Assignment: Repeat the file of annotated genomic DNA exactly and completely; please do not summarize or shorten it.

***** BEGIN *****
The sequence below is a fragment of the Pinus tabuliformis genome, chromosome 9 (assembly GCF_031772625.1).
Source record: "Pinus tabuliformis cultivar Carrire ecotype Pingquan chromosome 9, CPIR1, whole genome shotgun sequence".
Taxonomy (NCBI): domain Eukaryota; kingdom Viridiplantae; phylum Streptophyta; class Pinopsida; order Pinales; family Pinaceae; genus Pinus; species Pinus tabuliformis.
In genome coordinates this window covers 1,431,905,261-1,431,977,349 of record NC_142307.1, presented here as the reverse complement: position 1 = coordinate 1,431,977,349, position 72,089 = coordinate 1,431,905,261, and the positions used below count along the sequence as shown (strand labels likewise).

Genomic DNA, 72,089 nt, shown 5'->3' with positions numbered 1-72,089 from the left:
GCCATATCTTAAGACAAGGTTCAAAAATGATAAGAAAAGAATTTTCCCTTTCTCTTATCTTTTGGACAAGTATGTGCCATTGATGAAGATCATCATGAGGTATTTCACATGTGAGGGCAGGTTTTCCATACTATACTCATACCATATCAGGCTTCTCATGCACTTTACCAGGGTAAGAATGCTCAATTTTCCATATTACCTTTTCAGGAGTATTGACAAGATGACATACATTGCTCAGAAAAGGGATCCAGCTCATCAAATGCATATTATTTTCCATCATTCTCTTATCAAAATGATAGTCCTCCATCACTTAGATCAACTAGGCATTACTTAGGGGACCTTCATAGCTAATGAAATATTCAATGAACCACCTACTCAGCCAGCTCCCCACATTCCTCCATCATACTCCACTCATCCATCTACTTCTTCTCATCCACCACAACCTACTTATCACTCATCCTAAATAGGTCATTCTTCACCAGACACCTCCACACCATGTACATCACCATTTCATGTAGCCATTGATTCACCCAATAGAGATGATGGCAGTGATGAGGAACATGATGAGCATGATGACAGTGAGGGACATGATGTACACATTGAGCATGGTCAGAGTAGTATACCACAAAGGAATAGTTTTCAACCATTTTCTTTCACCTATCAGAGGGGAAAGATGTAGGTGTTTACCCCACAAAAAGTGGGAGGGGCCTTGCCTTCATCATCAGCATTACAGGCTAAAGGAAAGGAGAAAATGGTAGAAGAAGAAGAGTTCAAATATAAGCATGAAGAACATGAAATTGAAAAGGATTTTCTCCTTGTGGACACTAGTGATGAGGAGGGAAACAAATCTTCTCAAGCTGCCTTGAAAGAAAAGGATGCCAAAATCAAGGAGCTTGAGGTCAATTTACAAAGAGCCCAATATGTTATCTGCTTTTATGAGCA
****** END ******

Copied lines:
The sequence below is a fragment of the Pinus tabuliformis genome, chromosome 9 (assembly GCF_031772625.1).
Source record: "Pinus tabuliformis cultivar Carrire ecotype Pingquan chromosome 9, CPIR1, whole genome shotgun sequence".
Taxonomy (NCBI): domain Eukaryota; kingdom Viridiplantae; phylum Streptophyta; class Pinopsida; order Pinales; family Pinaceae; genus Pinus; species Pinus tabuliformis.
In genome coordinates this window covers 1,431,905,261-1,431,977,349 of record NC_142307.1, presented here as the reverse complement: position 1 = coordinate 1,431,977,349, position 72,089 = coordinate 1,431,905,261, and the positions used below count along the sequence as shown (strand labels likewise).

Genomic DNA, 72,089 nt, shown 5'->3' with positions numbered 1-72,089 from the left:
GCCATATCTTAAGACAAGGTTCAAAAATGATAAGAAAAGAATTTTCCCTTTCTCTTATCTTTTGGACAAGTATGTGCCATTGATGAAGATCATCATGAGGTATTTCACATGTGAGGGCAGGTTTTCCATACTATACTCATACCATATCAGGCTTCTCATGCACTTTACCAGGGTAAGAATGCTCAATTTTCCATATTACCTTTTCAGGAGTATTGACAAGATGACATACATTGCTCAGAAAAGGGATCCAGCTCATCAAATGCATATTATTTTCCATCATTCTCTTATCAAAATGATAGTCCTCCATCACTTAGATCAACTAGGCATTACTTAGGGGACCTTCATAGCTAATGAAATATTCAATGAACCACCTACTCAGCCAGCTCCCCACATTCCTCCATCATACTCCACTCATCCATCTACTTCTTCTCATCCACCACAACCTACTTATCACTCATCCTAAATAGGTCATTCTTCACCAGACACCTCCACACCATGTACATCACCATTTCATGTAGCCATTGATTCACCCAATAGAGATGATGGCAGTGATGAGGAACATGATGAGCATGATGACAGTGAGGGACATGATGTACACATTGAGCATGGTCAGAGTAGTATACCACAAAGGAATAGTTTTCAACCATTTTCTTTCACCTATCAGAGGGGAAAGATGTAGGTGTTTACCCCACAAAAAGTGGGAGGGGCCTTGCCTTCATCATCAGCATTACAGGCTAAAGGAAAGGAGAAAATGGTAGAAGAAGAAGAGTTCAAATATAAGCATGAAGAACATGAAATTGAAAAGGATTTTCTCCTTGTGGACACTAGTGATGAGGAGGGAAACAAATCTTCTCAAGCTGCCTTGAAAGAAAAGGATGCCAAAATCAAGGAGCTTGAGGTCAATTTACAAAGAGCCCAATATGTTATCTGCTTTTATGAGCA